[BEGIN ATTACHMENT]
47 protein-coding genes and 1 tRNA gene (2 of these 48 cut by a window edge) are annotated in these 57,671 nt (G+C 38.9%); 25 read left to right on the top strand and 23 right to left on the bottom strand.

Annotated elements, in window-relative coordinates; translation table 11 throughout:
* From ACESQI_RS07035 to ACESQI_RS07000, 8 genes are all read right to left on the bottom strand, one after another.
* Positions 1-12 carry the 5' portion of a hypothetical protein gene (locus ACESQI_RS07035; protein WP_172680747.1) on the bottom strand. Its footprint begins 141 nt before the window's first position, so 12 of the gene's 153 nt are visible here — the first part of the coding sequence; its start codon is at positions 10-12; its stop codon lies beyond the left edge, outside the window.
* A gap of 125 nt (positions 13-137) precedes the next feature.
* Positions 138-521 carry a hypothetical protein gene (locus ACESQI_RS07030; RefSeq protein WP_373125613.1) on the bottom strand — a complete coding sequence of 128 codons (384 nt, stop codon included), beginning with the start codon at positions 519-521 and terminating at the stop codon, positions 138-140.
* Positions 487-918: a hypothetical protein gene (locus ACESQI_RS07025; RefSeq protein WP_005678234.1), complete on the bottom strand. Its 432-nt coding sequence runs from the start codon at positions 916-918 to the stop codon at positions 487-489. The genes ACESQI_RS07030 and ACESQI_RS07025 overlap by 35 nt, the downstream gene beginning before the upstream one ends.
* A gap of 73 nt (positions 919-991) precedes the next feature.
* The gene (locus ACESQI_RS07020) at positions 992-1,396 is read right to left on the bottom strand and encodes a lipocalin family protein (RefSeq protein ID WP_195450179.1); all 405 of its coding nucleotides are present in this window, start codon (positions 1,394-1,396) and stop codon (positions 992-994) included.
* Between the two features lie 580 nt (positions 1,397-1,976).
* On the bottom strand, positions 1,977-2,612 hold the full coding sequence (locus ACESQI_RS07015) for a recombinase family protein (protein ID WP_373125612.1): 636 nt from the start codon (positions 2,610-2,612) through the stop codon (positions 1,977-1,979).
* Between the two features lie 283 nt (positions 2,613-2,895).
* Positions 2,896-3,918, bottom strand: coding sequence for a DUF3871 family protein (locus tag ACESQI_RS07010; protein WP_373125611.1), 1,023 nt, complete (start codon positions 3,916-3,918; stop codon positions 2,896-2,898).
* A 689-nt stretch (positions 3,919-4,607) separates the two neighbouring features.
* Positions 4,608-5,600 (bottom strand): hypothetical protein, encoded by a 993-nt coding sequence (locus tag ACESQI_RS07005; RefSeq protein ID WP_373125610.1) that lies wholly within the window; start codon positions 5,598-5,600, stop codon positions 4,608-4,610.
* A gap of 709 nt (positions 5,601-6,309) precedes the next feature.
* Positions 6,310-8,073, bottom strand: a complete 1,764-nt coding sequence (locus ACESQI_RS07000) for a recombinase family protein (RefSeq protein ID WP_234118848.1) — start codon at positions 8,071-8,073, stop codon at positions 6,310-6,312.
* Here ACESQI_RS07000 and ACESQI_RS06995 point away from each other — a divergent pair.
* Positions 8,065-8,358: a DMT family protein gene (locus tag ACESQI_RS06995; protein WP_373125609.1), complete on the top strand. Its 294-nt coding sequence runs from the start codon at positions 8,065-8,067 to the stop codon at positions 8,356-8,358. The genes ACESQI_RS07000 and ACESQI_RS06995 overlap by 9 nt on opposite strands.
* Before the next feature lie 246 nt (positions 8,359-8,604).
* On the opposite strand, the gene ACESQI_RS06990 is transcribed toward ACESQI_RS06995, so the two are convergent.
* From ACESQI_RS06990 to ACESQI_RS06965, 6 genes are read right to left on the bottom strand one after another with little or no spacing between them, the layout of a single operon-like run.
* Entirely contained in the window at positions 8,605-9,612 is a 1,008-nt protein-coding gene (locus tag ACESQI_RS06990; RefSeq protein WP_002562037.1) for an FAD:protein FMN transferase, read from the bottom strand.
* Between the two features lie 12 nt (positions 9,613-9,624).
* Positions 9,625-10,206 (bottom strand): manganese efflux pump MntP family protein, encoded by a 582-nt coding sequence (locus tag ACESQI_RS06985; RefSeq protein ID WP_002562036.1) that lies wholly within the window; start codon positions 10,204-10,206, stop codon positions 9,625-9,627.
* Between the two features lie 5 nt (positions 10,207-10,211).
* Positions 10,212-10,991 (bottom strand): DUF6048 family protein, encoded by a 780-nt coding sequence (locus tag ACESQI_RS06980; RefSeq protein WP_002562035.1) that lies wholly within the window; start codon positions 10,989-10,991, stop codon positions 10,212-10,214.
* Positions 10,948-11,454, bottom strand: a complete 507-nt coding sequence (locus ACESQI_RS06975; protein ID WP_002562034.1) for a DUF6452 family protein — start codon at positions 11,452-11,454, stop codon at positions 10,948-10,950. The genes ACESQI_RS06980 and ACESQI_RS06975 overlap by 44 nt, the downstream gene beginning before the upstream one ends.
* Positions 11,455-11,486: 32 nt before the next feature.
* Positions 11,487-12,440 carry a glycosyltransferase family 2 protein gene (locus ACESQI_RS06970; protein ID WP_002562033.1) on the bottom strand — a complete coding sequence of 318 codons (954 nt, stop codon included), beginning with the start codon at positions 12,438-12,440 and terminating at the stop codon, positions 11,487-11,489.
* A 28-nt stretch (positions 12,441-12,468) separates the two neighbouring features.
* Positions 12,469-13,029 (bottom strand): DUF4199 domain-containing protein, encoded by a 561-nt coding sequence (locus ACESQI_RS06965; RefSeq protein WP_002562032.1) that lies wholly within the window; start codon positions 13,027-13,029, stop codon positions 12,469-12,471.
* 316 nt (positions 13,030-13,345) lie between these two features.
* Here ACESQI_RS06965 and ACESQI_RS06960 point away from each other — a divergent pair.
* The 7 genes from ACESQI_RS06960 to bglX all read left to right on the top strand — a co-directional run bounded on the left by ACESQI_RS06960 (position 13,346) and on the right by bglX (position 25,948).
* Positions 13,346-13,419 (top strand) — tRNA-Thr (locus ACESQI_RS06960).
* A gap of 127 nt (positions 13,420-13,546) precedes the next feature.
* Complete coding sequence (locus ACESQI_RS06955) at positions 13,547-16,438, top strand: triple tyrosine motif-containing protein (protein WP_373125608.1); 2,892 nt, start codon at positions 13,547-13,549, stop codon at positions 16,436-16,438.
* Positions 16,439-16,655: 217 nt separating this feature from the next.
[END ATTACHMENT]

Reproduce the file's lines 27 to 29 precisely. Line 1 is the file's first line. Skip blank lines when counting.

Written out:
* Positions 10,212-10,991 (bottom strand): DUF6048 family protein, encoded by a 780-nt coding sequence (locus tag ACESQI_RS06980; RefSeq protein WP_002562035.1) that lies wholly within the window; start codon positions 10,989-10,991, stop codon positions 10,212-10,214.
* Positions 10,948-11,454, bottom strand: a complete 507-nt coding sequence (locus ACESQI_RS06975; protein ID WP_002562034.1) for a DUF6452 family protein — start codon at positions 11,452-11,454, stop codon at positions 10,948-10,950. The genes ACESQI_RS06980 and ACESQI_RS06975 overlap by 44 nt, the downstream gene beginning before the upstream one ends.
* Positions 11,455-11,486: 32 nt before the next feature.